School bans parents from using phones in playground to stop them ignoring their children

Eleanor Busby
St Peter's CE Primary School in Wigan has made the playground a mobile-free zone: Google Street View

A school has told parents to stop using their mobile phones in the playground so they speak to their children at pick-up time.

Wendy Cathie, head of St Peter’s CE Primary School in Leigh, near Wigan, has made the playground a mobile-free zone to encourage parents to listen to their child at the end of the day.

A social media post from the school said: “How many of you are so engrossed in a conversation with your friend or on the phone, that you forget to say to your child ‘Hi how was your day?’ smile warmly at them or give them a hug?”

The school hopes the policy will help children develop robust mental health and a richer vocabulary.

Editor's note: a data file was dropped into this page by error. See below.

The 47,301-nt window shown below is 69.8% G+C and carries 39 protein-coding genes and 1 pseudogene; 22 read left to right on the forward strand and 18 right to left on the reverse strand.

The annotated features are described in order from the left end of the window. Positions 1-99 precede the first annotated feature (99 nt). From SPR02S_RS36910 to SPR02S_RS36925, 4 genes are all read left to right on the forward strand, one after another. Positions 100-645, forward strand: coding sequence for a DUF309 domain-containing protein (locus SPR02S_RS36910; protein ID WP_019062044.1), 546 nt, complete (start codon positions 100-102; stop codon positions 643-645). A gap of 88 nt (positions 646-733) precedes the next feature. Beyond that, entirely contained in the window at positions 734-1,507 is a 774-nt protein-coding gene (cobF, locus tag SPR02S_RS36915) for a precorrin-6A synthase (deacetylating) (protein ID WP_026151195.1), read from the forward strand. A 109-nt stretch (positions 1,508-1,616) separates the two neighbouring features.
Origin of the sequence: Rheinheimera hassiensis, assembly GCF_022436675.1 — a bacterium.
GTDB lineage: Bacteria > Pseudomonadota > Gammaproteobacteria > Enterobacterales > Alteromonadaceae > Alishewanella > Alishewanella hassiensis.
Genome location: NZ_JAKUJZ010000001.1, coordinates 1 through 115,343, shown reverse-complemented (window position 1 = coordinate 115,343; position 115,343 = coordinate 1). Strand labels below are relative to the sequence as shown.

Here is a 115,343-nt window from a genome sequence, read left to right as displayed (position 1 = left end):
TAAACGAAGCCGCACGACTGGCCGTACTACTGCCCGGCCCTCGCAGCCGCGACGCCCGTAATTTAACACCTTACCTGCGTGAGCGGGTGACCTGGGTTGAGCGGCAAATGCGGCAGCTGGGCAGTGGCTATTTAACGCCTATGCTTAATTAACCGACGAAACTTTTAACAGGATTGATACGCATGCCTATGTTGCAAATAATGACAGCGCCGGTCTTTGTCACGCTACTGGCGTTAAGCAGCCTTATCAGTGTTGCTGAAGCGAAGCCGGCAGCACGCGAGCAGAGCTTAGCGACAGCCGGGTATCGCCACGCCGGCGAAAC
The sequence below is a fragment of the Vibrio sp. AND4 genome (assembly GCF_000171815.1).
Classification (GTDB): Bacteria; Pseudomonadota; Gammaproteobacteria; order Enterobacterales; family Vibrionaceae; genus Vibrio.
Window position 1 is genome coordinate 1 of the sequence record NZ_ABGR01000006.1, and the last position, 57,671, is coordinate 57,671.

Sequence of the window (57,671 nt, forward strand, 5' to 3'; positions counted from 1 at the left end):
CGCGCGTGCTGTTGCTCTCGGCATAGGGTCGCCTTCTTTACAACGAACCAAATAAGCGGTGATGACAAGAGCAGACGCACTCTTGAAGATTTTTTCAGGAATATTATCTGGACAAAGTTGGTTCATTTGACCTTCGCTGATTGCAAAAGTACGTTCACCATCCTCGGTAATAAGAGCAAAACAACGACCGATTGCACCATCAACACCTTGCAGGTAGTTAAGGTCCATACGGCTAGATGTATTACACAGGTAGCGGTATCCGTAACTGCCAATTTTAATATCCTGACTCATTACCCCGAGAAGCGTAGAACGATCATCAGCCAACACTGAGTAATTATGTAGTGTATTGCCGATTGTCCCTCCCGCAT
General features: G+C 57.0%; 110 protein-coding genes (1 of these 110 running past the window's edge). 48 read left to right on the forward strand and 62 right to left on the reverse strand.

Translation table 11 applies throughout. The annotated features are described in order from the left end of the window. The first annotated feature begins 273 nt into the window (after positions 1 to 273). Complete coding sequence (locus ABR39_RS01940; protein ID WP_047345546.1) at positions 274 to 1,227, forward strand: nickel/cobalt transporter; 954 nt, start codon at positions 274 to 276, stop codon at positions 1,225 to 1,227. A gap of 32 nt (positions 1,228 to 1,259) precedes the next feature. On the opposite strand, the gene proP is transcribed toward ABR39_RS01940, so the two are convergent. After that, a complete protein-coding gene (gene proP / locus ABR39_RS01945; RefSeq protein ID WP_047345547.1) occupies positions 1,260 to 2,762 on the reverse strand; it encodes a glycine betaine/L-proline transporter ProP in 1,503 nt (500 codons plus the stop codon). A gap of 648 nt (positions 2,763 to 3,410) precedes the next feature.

“Please take a moment to listen and talk to your child. The power of talk has a huge impact on our children’s language development,” the post on Facebook added.

Speaking to the Manchester Evening News, Ms Cathie said: “It really pulls at your heartstrings when you see parents on phone calls and pupils are running out to see them.

“Sometimes they don’t even say ‘hello’, they just walk off.”

Improving mental health is a priority for the school and this year yoga has been made available for all pupils as part of their efforts to boost wellbeing.

She added: “Ultimately the school belongs to us, it’s our rules, so we’ll just ask them nicely and hope the message gets across. So much research has been done about how talking to people makes us feel so much better – and it’s really sound research.

“Ultimately it’s about the children and while they’re in our care and our boundaries, that’s what we’re going to be asking for.

“It’s very early doors so we’ll just have to see, but we have to at least try.”

Last year, acclaimed author Philip Pullman called on parents to get off their mobile phones and speak to young children to boost their communication skills.

His comments come after a study found that nearly half of five- and six-year-olds are at risk of underperforming because they have a limited vocabulary.

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Parents should ditch phones and speak to children, Philip Pullman says